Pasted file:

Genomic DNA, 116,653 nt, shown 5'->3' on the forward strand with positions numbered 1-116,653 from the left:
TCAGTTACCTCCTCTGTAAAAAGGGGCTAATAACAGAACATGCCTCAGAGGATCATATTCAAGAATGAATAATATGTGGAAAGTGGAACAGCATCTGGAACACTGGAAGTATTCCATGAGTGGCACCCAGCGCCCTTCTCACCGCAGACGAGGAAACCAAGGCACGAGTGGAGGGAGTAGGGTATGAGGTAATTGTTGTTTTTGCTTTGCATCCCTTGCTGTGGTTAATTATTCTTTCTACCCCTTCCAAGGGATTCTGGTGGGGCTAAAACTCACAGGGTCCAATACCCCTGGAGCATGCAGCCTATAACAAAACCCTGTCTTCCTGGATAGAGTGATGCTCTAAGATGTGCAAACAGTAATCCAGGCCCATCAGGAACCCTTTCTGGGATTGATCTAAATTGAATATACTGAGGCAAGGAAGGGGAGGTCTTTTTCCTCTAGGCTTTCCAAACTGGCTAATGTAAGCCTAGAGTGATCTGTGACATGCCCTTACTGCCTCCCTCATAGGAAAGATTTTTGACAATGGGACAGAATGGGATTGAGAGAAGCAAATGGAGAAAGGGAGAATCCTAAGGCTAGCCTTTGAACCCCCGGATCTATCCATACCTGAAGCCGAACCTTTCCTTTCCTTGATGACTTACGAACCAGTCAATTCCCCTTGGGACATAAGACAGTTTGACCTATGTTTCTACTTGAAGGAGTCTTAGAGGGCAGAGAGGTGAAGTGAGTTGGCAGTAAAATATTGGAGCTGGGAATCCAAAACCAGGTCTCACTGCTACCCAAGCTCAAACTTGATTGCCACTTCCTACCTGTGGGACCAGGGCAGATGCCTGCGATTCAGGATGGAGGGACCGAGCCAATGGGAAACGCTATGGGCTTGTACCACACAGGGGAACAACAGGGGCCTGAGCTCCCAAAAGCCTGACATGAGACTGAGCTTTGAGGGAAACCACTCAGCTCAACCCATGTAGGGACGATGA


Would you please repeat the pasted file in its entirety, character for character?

Genomic DNA, 116,653 nt, shown 5'->3' on the forward strand with positions numbered 1-116,653 from the left:
TCAGTTACCTCCTCTGTAAAAAGGGGCTAATAACAGAACATGCCTCAGAGGATCATATTCAAGAATGAATAATATGTGGAAAGTGGAACAGCATCTGGAACACTGGAAGTATTCCATGAGTGGCACCCAGCGCCCTTCTCACCGCAGACGAGGAAACCAAGGCACGAGTGGAGGGAGTAGGGTATGAGGTAATTGTTGTTTTTGCTTTGCATCCCTTGCTGTGGTTAATTATTCTTTCTACCCCTTCCAAGGGATTCTGGTGGGGCTAAAACTCACAGGGTCCAATACCCCTGGAGCATGCAGCCTATAACAAAACCCTGTCTTCCTGGATAGAGTGATGCTCTAAGATGTGCAAACAGTAATCCAGGCCCATCAGGAACCCTTTCTGGGATTGATCTAAATTGAATATACTGAGGCAAGGAAGGGGAGGTCTTTTTCCTCTAGGCTTTCCAAACTGGCTAATGTAAGCCTAGAGTGATCTGTGACATGCCCTTACTGCCTCCCTCATAGGAAAGATTTTTGACAATGGGACAGAATGGGATTGAGAGAAGCAAATGGAGAAAGGGAGAATCCTAAGGCTAGCCTTTGAACCCCCGGATCTATCCATACCTGAAGCCGAACCTTTCCTTTCCTTGATGACTTACGAACCAGTCAATTCCCCTTGGGACATAAGACAGTTTGACCTATGTTTCTACTTGAAGGAGTCTTAGAGGGCAGAGAGGTGAAGTGAGTTGGCAGTAAAATATTGGAGCTGGGAATCCAAAACCAGGTCTCACTGCTACCCAAGCTCAAACTTGATTGCCACTTCCTACCTGTGGGACCAGGGCAGATGCCTGCGATTCAGGATGGAGGGACCGAGCCAATGGGAAACGCTATGGGCTTGTACCACACAGGGGAACAACAGGGGCCTGAGCTCCCAAAAGCCTGACATGAGACTGAGCTTTGAGGGAAACCACTCAGCTCAACCCATGTAGGGACGATGA